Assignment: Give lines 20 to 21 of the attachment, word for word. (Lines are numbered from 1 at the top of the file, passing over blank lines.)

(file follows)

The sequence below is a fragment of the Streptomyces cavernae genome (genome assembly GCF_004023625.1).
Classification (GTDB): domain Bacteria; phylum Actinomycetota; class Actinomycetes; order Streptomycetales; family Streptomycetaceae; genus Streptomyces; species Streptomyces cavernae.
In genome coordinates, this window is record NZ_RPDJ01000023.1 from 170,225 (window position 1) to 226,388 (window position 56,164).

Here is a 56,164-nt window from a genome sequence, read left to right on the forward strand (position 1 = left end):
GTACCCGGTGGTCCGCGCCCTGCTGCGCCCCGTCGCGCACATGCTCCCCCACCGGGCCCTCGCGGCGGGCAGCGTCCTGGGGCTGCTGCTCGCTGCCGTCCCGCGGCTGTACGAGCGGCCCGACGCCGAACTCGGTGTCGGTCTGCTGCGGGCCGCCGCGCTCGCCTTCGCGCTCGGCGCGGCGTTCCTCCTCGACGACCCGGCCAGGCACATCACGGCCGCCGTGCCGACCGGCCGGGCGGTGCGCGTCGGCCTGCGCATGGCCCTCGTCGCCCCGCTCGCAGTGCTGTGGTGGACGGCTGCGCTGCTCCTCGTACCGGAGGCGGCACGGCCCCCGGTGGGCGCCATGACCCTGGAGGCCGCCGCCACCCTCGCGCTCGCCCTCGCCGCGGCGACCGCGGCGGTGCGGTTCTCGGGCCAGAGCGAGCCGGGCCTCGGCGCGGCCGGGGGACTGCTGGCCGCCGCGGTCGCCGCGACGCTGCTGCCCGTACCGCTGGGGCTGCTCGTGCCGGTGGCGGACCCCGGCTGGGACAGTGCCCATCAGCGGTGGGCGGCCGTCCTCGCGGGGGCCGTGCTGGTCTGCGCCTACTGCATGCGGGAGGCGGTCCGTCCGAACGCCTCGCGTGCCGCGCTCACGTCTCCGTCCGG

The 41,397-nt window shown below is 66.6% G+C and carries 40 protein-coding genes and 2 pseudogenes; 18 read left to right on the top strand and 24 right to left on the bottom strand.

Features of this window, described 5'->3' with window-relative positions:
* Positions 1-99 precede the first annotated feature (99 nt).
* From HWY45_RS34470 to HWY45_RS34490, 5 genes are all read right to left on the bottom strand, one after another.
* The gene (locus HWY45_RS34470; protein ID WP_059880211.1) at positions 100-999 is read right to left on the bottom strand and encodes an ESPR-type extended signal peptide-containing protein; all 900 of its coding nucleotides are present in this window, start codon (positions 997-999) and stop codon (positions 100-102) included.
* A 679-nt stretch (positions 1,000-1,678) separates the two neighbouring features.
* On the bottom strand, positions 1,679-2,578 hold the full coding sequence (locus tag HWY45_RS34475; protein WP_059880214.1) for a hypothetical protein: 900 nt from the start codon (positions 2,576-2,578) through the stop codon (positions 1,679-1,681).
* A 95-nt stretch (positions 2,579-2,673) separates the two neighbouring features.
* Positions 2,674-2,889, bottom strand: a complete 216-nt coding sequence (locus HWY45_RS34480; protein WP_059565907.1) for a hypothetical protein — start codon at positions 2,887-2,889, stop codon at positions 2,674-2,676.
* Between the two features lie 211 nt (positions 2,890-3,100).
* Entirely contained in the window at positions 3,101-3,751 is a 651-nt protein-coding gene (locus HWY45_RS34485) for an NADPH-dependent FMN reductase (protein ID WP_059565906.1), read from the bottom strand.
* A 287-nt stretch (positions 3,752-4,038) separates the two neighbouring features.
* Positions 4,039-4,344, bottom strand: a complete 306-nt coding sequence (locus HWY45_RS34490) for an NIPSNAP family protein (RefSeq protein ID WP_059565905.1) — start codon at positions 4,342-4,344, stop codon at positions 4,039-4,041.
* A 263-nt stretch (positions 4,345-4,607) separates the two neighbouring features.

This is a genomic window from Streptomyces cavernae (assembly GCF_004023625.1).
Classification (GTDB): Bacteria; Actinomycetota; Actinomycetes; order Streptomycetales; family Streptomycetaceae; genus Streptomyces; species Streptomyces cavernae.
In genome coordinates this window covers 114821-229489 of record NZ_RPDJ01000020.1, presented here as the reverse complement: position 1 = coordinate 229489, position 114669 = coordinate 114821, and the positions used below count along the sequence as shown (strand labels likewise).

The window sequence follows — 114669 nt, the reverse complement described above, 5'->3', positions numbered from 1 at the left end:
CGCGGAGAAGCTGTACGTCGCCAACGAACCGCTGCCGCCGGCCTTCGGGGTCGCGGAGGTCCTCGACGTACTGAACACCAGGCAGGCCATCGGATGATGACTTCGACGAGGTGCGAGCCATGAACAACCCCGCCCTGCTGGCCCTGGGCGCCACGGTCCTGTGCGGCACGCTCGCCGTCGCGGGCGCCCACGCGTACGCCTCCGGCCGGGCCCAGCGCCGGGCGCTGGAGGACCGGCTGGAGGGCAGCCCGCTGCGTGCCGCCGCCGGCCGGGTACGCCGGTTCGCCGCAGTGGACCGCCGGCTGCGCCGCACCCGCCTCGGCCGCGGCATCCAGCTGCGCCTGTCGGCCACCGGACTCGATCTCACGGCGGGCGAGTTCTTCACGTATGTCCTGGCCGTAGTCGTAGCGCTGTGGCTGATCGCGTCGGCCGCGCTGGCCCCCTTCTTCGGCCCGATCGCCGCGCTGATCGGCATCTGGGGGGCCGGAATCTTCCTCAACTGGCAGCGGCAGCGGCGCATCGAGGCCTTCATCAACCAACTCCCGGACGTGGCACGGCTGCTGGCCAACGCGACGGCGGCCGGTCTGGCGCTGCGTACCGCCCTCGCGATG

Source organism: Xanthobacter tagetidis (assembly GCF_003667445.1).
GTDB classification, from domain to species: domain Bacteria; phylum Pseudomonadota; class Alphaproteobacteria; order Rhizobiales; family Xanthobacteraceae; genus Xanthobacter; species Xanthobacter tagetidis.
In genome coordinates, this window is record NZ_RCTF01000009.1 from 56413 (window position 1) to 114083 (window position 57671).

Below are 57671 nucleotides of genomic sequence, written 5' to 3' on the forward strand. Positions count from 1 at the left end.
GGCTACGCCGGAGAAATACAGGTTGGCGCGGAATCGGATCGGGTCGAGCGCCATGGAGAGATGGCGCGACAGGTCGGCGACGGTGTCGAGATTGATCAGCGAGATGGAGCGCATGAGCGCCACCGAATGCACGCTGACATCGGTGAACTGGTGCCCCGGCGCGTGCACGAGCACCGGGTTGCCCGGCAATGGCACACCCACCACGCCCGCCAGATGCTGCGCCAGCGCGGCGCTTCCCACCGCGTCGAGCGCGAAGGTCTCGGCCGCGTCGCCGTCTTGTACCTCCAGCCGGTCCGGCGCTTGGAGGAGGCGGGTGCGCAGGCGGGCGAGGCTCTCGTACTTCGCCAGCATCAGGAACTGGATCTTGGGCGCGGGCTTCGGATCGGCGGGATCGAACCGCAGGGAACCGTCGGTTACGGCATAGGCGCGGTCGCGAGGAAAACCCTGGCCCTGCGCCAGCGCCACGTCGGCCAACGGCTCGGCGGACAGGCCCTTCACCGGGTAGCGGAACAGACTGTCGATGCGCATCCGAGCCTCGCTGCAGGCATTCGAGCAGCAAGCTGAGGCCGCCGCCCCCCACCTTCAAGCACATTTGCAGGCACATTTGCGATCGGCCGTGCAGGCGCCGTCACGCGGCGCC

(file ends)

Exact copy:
This is a genomic window from Streptomyces cavernae (assembly GCF_004023625.1).
Classification (GTDB): Bacteria; Actinomycetota; Actinomycetes; order Streptomycetales; family Streptomycetaceae; genus Streptomyces; species Streptomyces cavernae.